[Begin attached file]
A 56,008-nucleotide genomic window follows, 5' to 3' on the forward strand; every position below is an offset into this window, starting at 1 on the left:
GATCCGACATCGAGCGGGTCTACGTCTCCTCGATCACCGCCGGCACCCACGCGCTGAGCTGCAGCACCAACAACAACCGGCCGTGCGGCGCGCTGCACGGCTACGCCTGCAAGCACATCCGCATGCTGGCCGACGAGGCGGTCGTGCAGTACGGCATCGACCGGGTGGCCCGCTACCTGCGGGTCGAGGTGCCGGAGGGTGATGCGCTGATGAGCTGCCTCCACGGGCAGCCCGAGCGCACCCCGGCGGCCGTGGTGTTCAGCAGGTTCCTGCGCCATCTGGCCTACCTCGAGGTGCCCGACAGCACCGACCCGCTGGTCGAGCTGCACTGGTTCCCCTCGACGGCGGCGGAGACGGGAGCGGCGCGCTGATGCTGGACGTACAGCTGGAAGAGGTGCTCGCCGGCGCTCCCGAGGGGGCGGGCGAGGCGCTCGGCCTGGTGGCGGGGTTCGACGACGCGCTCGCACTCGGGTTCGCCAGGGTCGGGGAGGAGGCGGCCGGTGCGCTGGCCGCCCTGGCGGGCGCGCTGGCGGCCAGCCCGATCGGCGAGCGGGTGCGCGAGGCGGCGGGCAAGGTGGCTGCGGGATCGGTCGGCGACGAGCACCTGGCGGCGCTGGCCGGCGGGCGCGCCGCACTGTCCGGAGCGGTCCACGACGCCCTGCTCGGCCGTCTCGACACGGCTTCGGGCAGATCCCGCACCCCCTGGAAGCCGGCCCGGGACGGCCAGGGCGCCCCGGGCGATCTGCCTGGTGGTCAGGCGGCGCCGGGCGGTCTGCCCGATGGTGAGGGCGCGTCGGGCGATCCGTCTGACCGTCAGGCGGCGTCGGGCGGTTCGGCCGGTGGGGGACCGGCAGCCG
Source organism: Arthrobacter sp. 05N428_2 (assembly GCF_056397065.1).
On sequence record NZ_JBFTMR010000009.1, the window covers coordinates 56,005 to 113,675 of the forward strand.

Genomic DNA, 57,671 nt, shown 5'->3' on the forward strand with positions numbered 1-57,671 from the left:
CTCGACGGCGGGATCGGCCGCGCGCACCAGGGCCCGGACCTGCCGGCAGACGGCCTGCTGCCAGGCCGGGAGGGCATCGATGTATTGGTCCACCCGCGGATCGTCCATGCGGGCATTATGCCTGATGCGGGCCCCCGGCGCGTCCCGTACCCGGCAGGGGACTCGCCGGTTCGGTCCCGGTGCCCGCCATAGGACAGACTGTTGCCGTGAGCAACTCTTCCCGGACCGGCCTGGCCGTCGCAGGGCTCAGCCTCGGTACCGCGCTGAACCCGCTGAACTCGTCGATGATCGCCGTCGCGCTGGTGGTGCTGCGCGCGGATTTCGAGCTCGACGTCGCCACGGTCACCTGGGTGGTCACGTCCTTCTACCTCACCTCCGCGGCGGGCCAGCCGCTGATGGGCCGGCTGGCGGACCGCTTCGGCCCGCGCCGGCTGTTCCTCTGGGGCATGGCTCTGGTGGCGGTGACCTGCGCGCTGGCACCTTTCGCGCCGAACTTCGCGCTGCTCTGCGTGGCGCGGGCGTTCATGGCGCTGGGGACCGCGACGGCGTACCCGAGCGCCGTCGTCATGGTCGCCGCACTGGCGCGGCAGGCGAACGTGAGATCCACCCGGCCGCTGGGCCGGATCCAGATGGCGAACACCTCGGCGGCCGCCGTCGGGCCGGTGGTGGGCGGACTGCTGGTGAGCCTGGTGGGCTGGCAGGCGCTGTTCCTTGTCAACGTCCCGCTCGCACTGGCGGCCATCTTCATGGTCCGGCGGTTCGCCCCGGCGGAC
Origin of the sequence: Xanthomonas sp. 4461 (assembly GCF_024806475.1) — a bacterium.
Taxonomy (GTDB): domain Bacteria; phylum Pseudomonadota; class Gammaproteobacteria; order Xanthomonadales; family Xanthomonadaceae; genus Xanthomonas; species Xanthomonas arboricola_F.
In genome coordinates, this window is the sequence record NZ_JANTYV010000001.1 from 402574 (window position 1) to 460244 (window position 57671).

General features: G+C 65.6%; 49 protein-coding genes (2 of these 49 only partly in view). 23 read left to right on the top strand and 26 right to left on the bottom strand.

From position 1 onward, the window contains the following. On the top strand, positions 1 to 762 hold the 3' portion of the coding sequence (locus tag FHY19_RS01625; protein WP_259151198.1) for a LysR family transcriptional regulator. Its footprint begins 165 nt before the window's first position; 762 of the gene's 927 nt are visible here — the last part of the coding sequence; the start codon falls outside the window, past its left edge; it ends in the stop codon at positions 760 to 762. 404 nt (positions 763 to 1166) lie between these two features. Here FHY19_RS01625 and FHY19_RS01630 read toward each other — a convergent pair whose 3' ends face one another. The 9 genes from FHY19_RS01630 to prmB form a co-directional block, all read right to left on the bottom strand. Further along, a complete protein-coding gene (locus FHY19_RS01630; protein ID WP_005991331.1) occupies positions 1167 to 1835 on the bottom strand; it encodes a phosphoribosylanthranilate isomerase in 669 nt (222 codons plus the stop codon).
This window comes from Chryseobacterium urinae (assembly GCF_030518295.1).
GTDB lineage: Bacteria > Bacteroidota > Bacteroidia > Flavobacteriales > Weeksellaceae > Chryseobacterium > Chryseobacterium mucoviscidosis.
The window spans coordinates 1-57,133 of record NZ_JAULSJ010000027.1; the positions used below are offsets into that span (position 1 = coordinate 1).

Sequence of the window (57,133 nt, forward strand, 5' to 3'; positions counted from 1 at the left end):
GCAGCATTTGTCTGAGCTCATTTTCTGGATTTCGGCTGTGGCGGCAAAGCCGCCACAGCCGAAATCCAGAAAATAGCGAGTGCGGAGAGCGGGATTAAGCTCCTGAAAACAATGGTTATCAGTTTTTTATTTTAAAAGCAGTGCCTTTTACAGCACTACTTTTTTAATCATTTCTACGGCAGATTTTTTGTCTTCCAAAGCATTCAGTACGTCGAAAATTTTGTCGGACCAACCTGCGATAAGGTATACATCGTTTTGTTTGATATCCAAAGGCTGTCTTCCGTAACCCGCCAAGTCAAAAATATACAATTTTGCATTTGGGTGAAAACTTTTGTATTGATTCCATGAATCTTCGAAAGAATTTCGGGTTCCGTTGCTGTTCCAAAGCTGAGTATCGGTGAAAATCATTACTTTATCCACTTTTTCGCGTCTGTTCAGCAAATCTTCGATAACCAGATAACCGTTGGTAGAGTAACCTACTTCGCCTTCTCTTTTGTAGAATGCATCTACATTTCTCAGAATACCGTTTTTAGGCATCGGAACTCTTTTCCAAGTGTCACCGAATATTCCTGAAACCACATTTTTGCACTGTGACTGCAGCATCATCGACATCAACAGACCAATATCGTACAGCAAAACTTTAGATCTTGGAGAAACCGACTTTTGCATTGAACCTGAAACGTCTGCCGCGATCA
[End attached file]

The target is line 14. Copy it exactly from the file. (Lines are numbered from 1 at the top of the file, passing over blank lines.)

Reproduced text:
The window spans coordinates 1-57,133 of record NZ_JAULSJ010000027.1; the positions used below are offsets into that span (position 1 = coordinate 1).